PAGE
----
In Tanzania there are two offenses which carry mandatory death sentences: murder and treason. Under section 197 of the Penal Code, any non-pregnant person over 18 “shall be sentenced to death.” While the death penalty has been carried out in Tanzania since 1994, making it what is termed an “abolitionist in practice,” new death sentences continue to be handed down. Currently there are approximately 500 people on death row in Tanzania, thereby de facto violating the rights outlined above in Msuguri. The abolishment of not only the mandatory death penalty for murder, but for the death penalty at all, continues to rise in the African continent with Equatorial Guinea poised to be the latest to remove the death penalty from its criminal code at the end of this year. While the President of Tanzania commuted the death penalty for 256 inmates on death row in 2020, sparking international human rights hope that they too would be moving away from the psychological torture associated with indefinite time on death row, this has not panned out. In fact, in 2019 the High Court of Tanzania upheld the death penalty, so while in Msuguri mandatory death sentence and conditions surrounding it were found to be contrary to the Charter and violative of human rights, for now the death penalty and the mandatory death penalty for murder stand. The world waits to see how Tanzania will respond to the ACtHPR’s decision and what, if any, changes to its penal code Tanzania will make.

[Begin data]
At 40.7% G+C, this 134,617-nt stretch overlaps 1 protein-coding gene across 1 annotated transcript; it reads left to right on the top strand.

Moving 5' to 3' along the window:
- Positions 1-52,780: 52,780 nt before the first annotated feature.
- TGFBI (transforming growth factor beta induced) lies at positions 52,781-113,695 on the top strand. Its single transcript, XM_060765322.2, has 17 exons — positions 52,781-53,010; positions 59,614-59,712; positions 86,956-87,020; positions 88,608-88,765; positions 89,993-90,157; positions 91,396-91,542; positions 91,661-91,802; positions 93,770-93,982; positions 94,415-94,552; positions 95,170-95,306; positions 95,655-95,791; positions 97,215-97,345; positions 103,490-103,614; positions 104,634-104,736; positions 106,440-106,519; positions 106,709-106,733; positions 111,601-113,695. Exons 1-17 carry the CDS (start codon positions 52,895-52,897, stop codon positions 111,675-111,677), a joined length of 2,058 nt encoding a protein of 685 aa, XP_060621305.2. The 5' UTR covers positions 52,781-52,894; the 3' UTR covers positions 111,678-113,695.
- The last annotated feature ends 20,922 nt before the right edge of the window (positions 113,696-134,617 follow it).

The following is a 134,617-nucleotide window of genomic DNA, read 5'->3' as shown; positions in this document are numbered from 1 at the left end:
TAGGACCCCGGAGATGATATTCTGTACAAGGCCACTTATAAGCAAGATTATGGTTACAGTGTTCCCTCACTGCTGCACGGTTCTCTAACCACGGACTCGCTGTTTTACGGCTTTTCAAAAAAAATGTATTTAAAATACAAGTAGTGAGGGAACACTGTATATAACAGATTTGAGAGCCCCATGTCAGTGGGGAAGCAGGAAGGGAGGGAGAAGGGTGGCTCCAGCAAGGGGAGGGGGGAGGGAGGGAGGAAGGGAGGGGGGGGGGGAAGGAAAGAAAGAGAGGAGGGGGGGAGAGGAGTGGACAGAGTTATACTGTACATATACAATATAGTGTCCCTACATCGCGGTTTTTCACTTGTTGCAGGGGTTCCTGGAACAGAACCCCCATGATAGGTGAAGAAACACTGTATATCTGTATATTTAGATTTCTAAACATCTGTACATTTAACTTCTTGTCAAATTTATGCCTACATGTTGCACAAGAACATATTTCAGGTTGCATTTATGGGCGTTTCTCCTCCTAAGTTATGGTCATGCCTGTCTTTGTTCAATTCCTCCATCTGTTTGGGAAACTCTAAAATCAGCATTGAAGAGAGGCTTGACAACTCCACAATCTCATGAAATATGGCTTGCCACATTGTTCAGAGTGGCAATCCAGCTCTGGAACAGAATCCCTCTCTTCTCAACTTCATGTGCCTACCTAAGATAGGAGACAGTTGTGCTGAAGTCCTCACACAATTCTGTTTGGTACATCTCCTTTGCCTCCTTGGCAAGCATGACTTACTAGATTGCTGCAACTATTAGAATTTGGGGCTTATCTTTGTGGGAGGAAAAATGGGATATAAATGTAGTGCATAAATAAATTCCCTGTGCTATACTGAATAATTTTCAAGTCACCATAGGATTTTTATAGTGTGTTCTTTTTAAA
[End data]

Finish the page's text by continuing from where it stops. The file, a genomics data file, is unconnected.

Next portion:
U.S. Department of State – Country Reports on Human Rights Practices: Tanzania – 2020